In contrast to this discussion on improving regulatory approaches, the present Republican leadership has given a green light to eviscerating regulations across the board, much as former House Speaker Newt Gingrich attempted in the mid 1990s. This is part of a long-term, deliberate effort to frame regulation as being the problem, not the solution.

I suggest that we directly confront this ideology and switch the frame to view new regulatory approaches as problem-solvers that will achieve beneficial results for human civilization and the ecosystems we inhabit.

Steady State Transportation: Closing the Door on the Dirty Oil Era

by Brent Blackwelder

If human civilization is to make the move to a steady state economy that provides prosperity without growth, it must meet people’s basic mobility needs without reliance on fossil fuels. The U.S. requires a revolutionary transformation of its transportation systems, and recent experience with the downsides of oil provides a potent political push to overcome inertia.


Image Credit: Neoporcupine


In the United States, the transportation sector consumes about 60% of the oil and is responsible for about one-third of greenhouse gas emissions. We use more gasoline than the next 20 nations combined. America has 2.6 million miles of paved roads with 3 cars for every 4 people in the country, and 88% of people get to work via automobile.

Concerns about global climate destabilization and dramatic water pollution have put the issue of oil usage front and center. The world has focused on the tragedy of the gigantic BP oil spill in the Gulf of Mexico that began on April 20. But numerous other spills, leakages, and pipeline breaks have occurred since April. For example, the Enbridge pipeline ruptured the last week in July and spilled over one million gallons of oil into the Kalamazoo River in Michigan. As with BP, this recent spill was not a unique mishap but rather one in a long series of accidents and violations in Enbridge’s history.

Over the past decade, there have been over 1,600 accidents with oil pipelines in the U.S. The year 2010 is not extraordinary for its mishaps, but merely business as usual in the oil industry. It is naïve to think that Congress or state legislative bodies can tighten regulatory and enforcement regimes to solve the problem. Friends of the Earth and other environmental groups have tried this route, but oil is inherently dirty. In addition, the oil industry is politically powerful, and well-intentioned protections often fail to curtail the massive amounts of leakage and spillage in the U.S. and around the word.

To achieve optimal economic scale and a true balance with nature in a steady state economy (i.e., healthy ecosystems and a healthy economy), boldness is required, and the transportation sector is a good place to start. Ending the use of oil to power vehicles, from planes to trains to automobiles, is a must. But the power of the highway lobby and the momentum of the global jet-setting economy’s demands make this objective appear improbable.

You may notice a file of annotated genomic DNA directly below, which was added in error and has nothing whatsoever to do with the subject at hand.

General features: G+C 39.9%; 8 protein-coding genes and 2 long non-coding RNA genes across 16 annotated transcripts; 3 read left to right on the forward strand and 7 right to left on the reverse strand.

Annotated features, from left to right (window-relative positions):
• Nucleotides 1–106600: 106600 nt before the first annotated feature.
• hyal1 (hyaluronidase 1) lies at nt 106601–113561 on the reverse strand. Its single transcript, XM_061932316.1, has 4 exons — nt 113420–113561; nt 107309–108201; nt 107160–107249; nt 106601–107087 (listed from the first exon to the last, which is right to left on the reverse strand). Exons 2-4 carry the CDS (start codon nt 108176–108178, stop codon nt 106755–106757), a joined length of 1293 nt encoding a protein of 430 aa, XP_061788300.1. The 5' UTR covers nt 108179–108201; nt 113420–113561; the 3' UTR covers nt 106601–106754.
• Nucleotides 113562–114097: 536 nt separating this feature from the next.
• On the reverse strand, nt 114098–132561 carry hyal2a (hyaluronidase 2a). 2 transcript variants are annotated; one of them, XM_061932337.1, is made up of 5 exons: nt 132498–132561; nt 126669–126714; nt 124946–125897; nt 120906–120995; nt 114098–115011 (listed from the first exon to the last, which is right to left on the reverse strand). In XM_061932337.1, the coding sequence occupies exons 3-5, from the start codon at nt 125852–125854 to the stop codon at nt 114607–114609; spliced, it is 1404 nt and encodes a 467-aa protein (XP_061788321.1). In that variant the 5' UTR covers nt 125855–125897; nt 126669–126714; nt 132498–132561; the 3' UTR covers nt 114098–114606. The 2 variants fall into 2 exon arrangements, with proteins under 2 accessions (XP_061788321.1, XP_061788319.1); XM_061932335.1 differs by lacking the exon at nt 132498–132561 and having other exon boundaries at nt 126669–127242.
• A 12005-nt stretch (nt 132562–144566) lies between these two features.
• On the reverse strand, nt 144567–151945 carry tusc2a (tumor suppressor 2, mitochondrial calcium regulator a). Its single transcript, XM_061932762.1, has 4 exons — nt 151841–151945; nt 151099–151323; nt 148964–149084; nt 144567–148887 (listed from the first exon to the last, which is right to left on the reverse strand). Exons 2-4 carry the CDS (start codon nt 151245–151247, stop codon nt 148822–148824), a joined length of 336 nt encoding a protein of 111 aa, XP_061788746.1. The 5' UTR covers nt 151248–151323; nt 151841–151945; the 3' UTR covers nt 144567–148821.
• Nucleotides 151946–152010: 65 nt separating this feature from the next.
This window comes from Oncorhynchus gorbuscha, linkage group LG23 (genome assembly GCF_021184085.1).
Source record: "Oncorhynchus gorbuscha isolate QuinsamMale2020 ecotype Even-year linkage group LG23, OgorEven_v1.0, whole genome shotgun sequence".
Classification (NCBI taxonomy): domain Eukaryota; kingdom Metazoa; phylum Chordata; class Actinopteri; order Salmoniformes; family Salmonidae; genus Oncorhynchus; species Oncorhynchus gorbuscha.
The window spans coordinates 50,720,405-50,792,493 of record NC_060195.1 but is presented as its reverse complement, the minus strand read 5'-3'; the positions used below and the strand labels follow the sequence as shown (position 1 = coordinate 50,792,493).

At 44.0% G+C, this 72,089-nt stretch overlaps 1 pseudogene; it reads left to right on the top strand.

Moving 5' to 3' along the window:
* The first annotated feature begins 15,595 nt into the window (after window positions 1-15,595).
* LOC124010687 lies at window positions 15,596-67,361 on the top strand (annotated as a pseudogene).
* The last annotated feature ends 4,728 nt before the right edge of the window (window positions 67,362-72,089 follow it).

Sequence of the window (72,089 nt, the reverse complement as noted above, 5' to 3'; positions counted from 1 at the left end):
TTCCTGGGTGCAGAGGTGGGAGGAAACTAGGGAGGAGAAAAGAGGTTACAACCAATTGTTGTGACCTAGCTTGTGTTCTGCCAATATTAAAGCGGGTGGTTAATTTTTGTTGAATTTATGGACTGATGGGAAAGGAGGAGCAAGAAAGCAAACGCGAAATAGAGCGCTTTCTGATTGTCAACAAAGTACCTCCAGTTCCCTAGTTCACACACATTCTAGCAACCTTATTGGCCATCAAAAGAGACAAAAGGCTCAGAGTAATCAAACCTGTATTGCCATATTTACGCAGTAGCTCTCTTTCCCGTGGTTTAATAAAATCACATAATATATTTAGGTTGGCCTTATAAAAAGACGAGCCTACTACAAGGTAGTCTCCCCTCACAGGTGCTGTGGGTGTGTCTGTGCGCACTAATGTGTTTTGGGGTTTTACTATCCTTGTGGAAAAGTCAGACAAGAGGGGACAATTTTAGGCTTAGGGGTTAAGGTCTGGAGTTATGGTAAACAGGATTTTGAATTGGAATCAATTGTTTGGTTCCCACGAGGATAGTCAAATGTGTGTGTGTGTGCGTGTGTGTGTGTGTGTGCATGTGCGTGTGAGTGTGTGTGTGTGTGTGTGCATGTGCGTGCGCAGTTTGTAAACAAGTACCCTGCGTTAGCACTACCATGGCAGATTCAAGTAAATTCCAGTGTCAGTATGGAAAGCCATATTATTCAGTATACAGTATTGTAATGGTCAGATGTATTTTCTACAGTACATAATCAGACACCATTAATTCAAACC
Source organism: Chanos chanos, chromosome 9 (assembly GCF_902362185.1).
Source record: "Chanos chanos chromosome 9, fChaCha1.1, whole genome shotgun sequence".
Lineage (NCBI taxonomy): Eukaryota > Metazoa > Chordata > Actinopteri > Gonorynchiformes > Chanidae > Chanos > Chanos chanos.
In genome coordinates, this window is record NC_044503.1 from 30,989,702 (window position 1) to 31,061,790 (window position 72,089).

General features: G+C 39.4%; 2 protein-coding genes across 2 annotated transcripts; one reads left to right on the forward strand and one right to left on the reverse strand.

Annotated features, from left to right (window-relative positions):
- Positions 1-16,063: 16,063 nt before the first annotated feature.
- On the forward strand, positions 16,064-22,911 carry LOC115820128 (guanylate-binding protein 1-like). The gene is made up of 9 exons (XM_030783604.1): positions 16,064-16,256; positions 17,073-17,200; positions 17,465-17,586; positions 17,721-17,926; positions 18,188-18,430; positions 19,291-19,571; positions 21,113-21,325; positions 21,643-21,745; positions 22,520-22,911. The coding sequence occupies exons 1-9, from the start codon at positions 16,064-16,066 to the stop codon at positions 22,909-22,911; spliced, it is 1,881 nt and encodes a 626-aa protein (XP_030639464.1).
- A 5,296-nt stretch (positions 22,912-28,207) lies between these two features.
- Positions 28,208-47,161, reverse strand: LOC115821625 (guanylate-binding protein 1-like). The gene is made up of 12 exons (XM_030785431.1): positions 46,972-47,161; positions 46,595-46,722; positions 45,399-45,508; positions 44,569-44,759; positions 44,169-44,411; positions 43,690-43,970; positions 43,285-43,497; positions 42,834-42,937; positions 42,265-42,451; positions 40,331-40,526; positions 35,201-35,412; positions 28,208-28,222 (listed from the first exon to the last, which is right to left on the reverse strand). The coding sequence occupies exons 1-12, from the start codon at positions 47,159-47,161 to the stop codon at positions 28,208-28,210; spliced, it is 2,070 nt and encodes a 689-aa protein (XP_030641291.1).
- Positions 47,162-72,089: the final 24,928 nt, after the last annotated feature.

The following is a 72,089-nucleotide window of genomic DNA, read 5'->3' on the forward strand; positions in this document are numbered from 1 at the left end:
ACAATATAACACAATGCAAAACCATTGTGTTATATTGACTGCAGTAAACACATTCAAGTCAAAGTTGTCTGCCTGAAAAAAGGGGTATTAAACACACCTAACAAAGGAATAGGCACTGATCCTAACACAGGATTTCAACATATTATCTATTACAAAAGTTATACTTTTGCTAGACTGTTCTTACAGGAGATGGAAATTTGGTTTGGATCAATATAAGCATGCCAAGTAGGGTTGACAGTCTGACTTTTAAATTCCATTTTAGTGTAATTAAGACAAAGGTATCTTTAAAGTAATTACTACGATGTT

Some encouraging signs of change, however, provide the basis for making big demands on Congress, state legislatures, and the executive branch. For example, public support for spending the preponderance of federal transportation dollars on road construction (instead of public transportation) may be cracking significantly. On July 25th the Chicago Tribune reported that for the first time, both suburban and urban citizens in the Chicago metro area think that more money ought to be spent on transit than on highways.

Another promising sign is the growth in U.S. transit ridership. Since 1996 transit ridership has increased by an average of 2.6% annually, including a 3.3% increase in 2009.

Recent economic analyses highlight the costliness of oil and automobile usage, and evidence from these analyses can drive big shifts in policy. For instance, the U.K. Department of Transport has found that for each British pound spent to reduce car usage, there are £10 of benefits in the economy from fuel savings, reduced congestion costs, and lower pollution levels.

But America lags far behind other nations in rethinking transportation systems – a quick comparison of Atlanta to Amsterdam demonstrates the gap. In Atlanta 95% of residents commute to work by car. In Amsterdam 40% commute by car, 35% bike or walk, and 25% go by transit. The series of oil spills in the U.S. this year should energize efforts in city after city to revamp transportation and breathe new life into automobile alternatives.

My brother Brion Blackwelder, who is a law professor at Nova Southeastern University in Fort Lauderdale, Florida, suggests several standards that a modern 21st century transportation system should meet:

1. Zero tolerance for death and injury;

2. Congestion as a rarity rather than a daily occurrence;

3. Small footprint in terms of land use, energy use, air and water pollution, and wildlife impacts;

4. Provision of services for the young, the old, the disabled, and the poor.